7 Kuhn and Scientific Revolutions I: Paradigms, anomaly and crisis, revolutions Ch. 5.1, 5.2, 5.3, 5.4, 5.5
8 Kuhn and Scientific Revolutions II: Incommensurability, relativism, progress Ch. 5.6, 5.7, 5.8
9 Theories and Framework I: Lakatos and research programs, Laudan and Research Traditions Ch. 6.1, 6.2, 6.3
10 Theories and Framework II: Feyerabend and his anything goes approach Ch. 6.4, 6.5, 6.6
11 The Challenge from Sociology of Science: Merton and the old sociology of science, strong program, Leviathan, Latour Ch. 7.1, 7.2, 7.3, 7.4
12 Science and Politics: Feminist ideas of science, sex and gender in behavioral biology, feminist epistemology, values Ch. 8.1, 8.2, 8.3, 8.4, 8.5, 8.6
13 Naturalistic Philosophy: Naturalism, Quine, the role of observation, division of labor in science, competition, goals of science Ch. 9.1, 9.2, 9.3, 9.4, 9.5, 9.6
14 Scientific Realism: Science and realism, empiricism vs. realism, metaphysical constructivism, idea of progress Ch. 10.1, 10.2, 10.3, 10.4, 10.5, 10.6, 10.7
15 Review of the Semester
16 Final Exam

 

Course Notes/Textbooks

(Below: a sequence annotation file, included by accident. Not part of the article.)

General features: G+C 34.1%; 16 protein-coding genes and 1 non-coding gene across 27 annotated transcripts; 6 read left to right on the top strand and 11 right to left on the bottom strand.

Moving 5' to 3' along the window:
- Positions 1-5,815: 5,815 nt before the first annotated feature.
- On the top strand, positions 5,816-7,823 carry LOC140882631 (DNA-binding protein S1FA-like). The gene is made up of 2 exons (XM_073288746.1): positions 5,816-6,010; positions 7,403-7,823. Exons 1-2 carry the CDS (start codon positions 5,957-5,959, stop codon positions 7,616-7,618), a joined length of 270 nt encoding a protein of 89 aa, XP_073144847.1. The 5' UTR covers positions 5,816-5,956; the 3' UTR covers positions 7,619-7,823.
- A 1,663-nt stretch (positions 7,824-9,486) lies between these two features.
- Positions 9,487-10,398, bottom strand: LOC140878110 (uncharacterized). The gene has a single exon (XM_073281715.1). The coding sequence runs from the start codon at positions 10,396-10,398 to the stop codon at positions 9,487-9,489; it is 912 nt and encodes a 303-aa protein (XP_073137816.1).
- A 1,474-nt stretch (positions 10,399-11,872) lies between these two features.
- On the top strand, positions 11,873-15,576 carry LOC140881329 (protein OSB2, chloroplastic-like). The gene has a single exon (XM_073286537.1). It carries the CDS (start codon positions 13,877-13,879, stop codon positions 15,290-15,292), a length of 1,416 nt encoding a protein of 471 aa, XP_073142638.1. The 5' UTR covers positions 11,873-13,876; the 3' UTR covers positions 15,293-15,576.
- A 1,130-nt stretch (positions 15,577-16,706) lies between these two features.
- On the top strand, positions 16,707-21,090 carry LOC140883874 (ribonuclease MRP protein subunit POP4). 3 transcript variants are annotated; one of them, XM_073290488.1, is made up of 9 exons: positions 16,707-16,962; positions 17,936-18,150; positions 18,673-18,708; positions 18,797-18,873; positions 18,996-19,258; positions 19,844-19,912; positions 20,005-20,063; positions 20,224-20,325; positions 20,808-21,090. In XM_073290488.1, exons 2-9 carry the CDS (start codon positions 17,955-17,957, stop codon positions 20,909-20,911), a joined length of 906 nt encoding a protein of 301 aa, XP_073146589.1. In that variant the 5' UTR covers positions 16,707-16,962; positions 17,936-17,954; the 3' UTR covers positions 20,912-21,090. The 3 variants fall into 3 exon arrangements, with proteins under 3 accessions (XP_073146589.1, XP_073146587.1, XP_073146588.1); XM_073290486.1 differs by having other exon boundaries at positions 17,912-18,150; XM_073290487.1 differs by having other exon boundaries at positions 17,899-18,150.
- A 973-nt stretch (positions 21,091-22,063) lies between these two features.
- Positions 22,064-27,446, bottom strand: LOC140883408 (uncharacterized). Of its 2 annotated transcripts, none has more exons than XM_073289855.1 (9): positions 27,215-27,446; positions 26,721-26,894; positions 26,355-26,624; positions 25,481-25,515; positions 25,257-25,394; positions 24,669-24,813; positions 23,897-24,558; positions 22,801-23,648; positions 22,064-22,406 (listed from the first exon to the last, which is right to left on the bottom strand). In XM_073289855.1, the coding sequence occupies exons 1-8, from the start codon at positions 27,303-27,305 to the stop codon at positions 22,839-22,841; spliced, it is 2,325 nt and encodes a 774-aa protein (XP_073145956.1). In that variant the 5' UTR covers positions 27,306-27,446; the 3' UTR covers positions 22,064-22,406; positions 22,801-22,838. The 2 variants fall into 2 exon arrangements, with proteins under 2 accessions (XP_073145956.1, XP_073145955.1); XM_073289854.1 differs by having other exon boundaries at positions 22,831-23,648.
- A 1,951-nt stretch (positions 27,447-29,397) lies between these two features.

Suggested Readings/Materials

 

EVALUATION SYSTEM

Semester Activities Number Weigthing
Participation
1
20
Laboratory / Application
Field Work
Quizzes / Studio Critiques
Portfolio
Homework / Assignments
Presentation / Jury
Project
Seminar / Workshop
Oral Exams
Midterm
2
40
Final Exam
1
40
Total

Weighting of Semester Activities on the Final Grade
Weighting of End-of-Semester Activities on the Final Grade
Total

ECTS / WORKLOAD TABLE

Semester Activities Number Duration (Hours) Workload
Theoretical Course Hours
(Including exam week: 16 x total hours)
16
0
Laboratory / Application Hours
(Including exam week: '.16.' x total hours)
16
0
Study Hours Out of Class
0
Field Work
0
Quizzes / Studio Critiques
0
Portfolio
0
Homework / Assignments
0
Presentation / Jury
0
Project
0
Seminar / Workshop
0
Oral Exam
0
Midterms
2
0
Final Exam
1
0
    Total
0

 

COURSE LEARNING OUTCOMES AND PROGRAM QUALIFICATIONS RELATIONSHIP

#
Program Competencies/Outcomes